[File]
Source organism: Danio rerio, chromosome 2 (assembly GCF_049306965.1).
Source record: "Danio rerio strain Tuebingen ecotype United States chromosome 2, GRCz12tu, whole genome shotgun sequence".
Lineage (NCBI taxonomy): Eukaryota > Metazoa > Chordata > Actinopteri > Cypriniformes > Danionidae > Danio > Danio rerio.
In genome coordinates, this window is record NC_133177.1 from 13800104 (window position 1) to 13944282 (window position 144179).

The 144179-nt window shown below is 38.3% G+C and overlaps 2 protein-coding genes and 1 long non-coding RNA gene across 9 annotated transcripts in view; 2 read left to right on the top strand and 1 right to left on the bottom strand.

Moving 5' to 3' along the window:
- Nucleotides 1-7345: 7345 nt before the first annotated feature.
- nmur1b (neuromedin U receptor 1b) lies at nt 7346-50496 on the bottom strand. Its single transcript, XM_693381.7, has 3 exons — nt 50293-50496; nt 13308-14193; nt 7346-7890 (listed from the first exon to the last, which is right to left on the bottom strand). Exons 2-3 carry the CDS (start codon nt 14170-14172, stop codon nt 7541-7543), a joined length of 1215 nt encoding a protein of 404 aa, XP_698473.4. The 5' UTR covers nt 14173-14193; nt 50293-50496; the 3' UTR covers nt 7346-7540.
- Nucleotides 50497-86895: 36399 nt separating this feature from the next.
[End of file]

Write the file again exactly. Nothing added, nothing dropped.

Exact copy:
Source organism: Danio rerio, chromosome 2 (assembly GCF_049306965.1).
Source record: "Danio rerio strain Tuebingen ecotype United States chromosome 2, GRCz12tu, whole genome shotgun sequence".
Lineage (NCBI taxonomy): Eukaryota > Metazoa > Chordata > Actinopteri > Cypriniformes > Danionidae > Danio > Danio rerio.
In genome coordinates, this window is record NC_133177.1 from 13800104 (window position 1) to 13944282 (window position 144179).

The 144179-nt window shown below is 38.3% G+C and overlaps 2 protein-coding genes and 1 long non-coding RNA gene across 9 annotated transcripts in view; 2 read left to right on the top strand and 1 right to left on the bottom strand.

Moving 5' to 3' along the window:
- Nucleotides 1-7345: 7345 nt before the first annotated feature.
- nmur1b (neuromedin U receptor 1b) lies at nt 7346-50496 on the bottom strand. Its single transcript, XM_693381.7, has 3 exons — nt 50293-50496; nt 13308-14193; nt 7346-7890 (listed from the first exon to the last, which is right to left on the bottom strand). Exons 2-3 carry the CDS (start codon nt 14170-14172, stop codon nt 7541-7543), a joined length of 1215 nt encoding a protein of 404 aa, XP_698473.4. The 5' UTR covers nt 14173-14193; nt 50293-50496; the 3' UTR covers nt 7346-7540.
- Nucleotides 50497-86895: 36399 nt separating this feature from the next.